I could have taught that session without ever knowing this information. I could have delivered what I wanted to deliver and felt like it was a success. And yet, without this information, without having the chance at least to acknowledge it, to pause in recognition of where people are, the session would not have been what it seemed. And, given the news of the death, without the opportunity and willingness to empathize by briefly sharing my own experience with suicide, the session again would not have been what it seemed. Not for any of us.
Every day, people are mourning, dealing with stuff, and sometimes just getting through the day without ever feeling that they can share where they are. Settle the ground. Stop hiding. Stop pretending. Ease the white-knuckling. Ask for help. Ask for space. Ask for silence. Ask for some acknowledgment. Ask simply for a little empathy.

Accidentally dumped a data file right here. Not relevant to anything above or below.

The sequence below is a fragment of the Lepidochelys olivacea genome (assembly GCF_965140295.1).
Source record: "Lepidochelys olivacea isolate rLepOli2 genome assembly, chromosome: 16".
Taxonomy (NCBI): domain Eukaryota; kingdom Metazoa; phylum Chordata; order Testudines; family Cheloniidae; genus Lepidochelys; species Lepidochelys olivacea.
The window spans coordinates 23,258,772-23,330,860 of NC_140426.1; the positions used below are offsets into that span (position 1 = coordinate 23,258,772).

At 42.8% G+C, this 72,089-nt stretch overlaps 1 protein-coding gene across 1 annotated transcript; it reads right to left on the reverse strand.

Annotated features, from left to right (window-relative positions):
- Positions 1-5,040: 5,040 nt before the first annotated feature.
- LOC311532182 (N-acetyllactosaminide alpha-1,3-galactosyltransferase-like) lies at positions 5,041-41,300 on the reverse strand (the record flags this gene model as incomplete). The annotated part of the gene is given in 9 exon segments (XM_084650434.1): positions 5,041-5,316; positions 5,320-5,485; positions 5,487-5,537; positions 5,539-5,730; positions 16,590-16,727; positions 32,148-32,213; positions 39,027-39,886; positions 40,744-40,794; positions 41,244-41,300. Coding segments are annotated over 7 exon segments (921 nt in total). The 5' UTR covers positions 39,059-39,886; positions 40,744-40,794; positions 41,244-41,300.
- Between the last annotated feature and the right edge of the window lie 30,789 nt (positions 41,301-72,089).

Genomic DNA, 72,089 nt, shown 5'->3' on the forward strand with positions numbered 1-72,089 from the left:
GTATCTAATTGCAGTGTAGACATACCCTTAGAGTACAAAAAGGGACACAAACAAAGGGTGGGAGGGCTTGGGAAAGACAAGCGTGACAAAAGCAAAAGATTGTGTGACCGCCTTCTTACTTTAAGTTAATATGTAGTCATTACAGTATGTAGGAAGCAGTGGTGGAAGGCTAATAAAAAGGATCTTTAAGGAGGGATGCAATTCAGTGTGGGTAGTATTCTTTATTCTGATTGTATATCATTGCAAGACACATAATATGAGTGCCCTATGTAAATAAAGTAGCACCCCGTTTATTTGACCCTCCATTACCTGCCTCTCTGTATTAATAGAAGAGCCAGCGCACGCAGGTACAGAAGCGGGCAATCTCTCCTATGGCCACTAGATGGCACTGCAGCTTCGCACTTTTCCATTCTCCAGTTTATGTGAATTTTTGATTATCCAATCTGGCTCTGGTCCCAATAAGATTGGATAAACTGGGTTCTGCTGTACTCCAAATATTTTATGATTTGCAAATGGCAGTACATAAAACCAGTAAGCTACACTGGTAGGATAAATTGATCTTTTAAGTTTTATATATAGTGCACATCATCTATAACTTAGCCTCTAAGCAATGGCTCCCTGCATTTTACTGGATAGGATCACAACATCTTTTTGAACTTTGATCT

Until we open ourselves and allow others to do the same in a safe and supportive way at work or anywhere, until we stop trying to hide our struggles and pretend they don’t exist, until we neutralize the presumed judgment of our vulnerabilities, tragedies, and very lives themselves, today will rarely be what it seems.
A friend in deed
It’s April. The month of my Father’s birthday. The day after his death. Suicide. It’s kind of a shitty month. Thank god for Spring - and friends.
I write something every year around this time out of a commitment to talking openly about suicide, Depression, and sexual abuse – no fear, no shame, no judgment. But, this year, I’m feeling reflective in ways I am not ready to express despite the 16 years that have passed. I am good, but I have thoughts that haven’t yet coalesced as to my own Fatherhood unfolding and the conversations I’ll be having before long with my daughters.
So, here I am instead writing something that has been on my mind for all of those 16 years since Dad died. Long overdue. Finally ready to be written.
It’s a story about a friend, a term redefined in this experience. Not an action story. Perhaps an inaction story. A story about something deeper. Silent. Eternal. Strengthening.